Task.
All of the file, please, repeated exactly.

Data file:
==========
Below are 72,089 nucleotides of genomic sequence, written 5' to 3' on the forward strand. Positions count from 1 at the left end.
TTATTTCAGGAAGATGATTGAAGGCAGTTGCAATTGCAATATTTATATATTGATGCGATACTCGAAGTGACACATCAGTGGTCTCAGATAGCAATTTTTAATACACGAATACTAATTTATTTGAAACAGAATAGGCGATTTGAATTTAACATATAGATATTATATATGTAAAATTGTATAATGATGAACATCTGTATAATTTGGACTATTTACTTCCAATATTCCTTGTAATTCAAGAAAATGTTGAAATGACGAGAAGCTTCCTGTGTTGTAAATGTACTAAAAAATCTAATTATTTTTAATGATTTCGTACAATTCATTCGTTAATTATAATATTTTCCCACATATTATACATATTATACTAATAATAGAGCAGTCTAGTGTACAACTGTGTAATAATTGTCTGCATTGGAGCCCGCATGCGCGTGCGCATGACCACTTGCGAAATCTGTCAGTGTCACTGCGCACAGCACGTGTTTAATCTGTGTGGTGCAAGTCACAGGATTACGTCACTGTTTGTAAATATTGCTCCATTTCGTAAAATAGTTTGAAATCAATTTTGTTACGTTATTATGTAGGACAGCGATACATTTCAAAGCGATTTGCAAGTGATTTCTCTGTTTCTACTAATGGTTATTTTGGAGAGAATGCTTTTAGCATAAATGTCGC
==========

Below are 72,089 nucleotides of genomic sequence, written 5' to 3' on the forward strand. Positions count from 1 at the left end.
TTATTTCAGGAAGATGATTGAAGGCAGTTGCAATTGCAATATTTATATATTGATGCGATACTCGAAGTGACACATCAGTGGTCTCAGATAGCAATTTTTAATACACGAATACTAATTTATTTGAAACAGAATAGGCGATTTGAATTTAACATATAGATATTATATATGTAAAATTGTATAATGATGAACATCTGTATAATTTGGACTATTTACTTCCAATATTCCTTGTAATTCAAGAAAATGTTGAAATGACGAGAAGCTTCCTGTGTTGTAAATGTACTAAAAAATCTAATTATTTTTAATGATTTCGTACAATTCATTCGTTAATTATAATATTTTCCCACATATTATACATATTATACTAATAATAGAGCAGTCTAGTGTACAACTGTGTAATAATTGTCTGCATTGGAGCCCGCATGCGCGTGCGCATGACCACTTGCGAAATCTGTCAGTGTCACTGCGCACAGCACGTGTTTAATCTGTGTGGTGCAAGTCACAGGATTACGTCACTGTTTGTAAATATTGCTCCATTTCGTAAAATAGTTTGAAATCAATTTTGTTACGTTATTATGTAGGACAGCGATACATTTCAAAGCGATTTGCAAGTGATTTCTCTGTTTCTACTAATGGTTATTTTGGAGAGAATGCTTTTAGCATAAATGTCGC